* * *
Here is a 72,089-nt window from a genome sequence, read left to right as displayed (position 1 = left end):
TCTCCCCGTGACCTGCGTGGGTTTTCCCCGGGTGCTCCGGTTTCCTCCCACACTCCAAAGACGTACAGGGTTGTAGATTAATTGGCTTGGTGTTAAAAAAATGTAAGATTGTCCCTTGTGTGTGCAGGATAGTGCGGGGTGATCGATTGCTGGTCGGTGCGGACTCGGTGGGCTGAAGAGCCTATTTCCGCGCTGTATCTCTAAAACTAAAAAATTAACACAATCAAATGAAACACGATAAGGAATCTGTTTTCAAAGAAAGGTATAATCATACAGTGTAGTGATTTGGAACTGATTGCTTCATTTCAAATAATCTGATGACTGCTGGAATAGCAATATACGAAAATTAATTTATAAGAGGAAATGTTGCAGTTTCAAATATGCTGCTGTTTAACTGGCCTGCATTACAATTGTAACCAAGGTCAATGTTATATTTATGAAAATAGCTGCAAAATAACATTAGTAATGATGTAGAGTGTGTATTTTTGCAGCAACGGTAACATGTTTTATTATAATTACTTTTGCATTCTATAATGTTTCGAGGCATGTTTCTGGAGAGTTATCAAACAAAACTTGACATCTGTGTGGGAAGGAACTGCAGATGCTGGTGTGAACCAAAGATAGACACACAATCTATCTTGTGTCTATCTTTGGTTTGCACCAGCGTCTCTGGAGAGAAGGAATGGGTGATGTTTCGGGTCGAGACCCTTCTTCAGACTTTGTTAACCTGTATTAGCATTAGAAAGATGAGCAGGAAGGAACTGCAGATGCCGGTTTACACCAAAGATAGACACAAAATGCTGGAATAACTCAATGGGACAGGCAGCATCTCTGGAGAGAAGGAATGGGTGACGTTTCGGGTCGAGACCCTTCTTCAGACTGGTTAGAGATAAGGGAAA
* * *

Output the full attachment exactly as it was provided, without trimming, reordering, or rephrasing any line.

Here is a 72,089-nt window from a genome sequence, read left to right as displayed (position 1 = left end):
TCTCCCCGTGACCTGCGTGGGTTTTCCCCGGGTGCTCCGGTTTCCTCCCACACTCCAAAGACGTACAGGGTTGTAGATTAATTGGCTTGGTGTTAAAAAAATGTAAGATTGTCCCTTGTGTGTGCAGGATAGTGCGGGGTGATCGATTGCTGGTCGGTGCGGACTCGGTGGGCTGAAGAGCCTATTTCCGCGCTGTATCTCTAAAACTAAAAAATTAACACAATCAAATGAAACACGATAAGGAATCTGTTTTCAAAGAAAGGTATAATCATACAGTGTAGTGATTTGGAACTGATTGCTTCATTTCAAATAATCTGATGACTGCTGGAATAGCAATATACGAAAATTAATTTATAAGAGGAAATGTTGCAGTTTCAAATATGCTGCTGTTTAACTGGCCTGCATTACAATTGTAACCAAGGTCAATGTTATATTTATGAAAATAGCTGCAAAATAACATTAGTAATGATGTAGAGTGTGTATTTTTGCAGCAACGGTAACATGTTTTATTATAATTACTTTTGCATTCTATAATGTTTCGAGGCATGTTTCTGGAGAGTTATCAAACAAAACTTGACATCTGTGTGGGAAGGAACTGCAGATGCTGGTGTGAACCAAAGATAGACACACAATCTATCTTGTGTCTATCTTTGGTTTGCACCAGCGTCTCTGGAGAGAAGGAATGGGTGATGTTTCGGGTCGAGACCCTTCTTCAGACTTTGTTAACCTGTATTAGCATTAGAAAGATGAGCAGGAAGGAACTGCAGATGCCGGTTTACACCAAAGATAGACACAAAATGCTGGAATAACTCAATGGGACAGGCAGCATCTCTGGAGAGAAGGAATGGGTGACGTTTCGGGTCGAGACCCTTCTTCAGACTGGTTAGAGATAAGGGAAA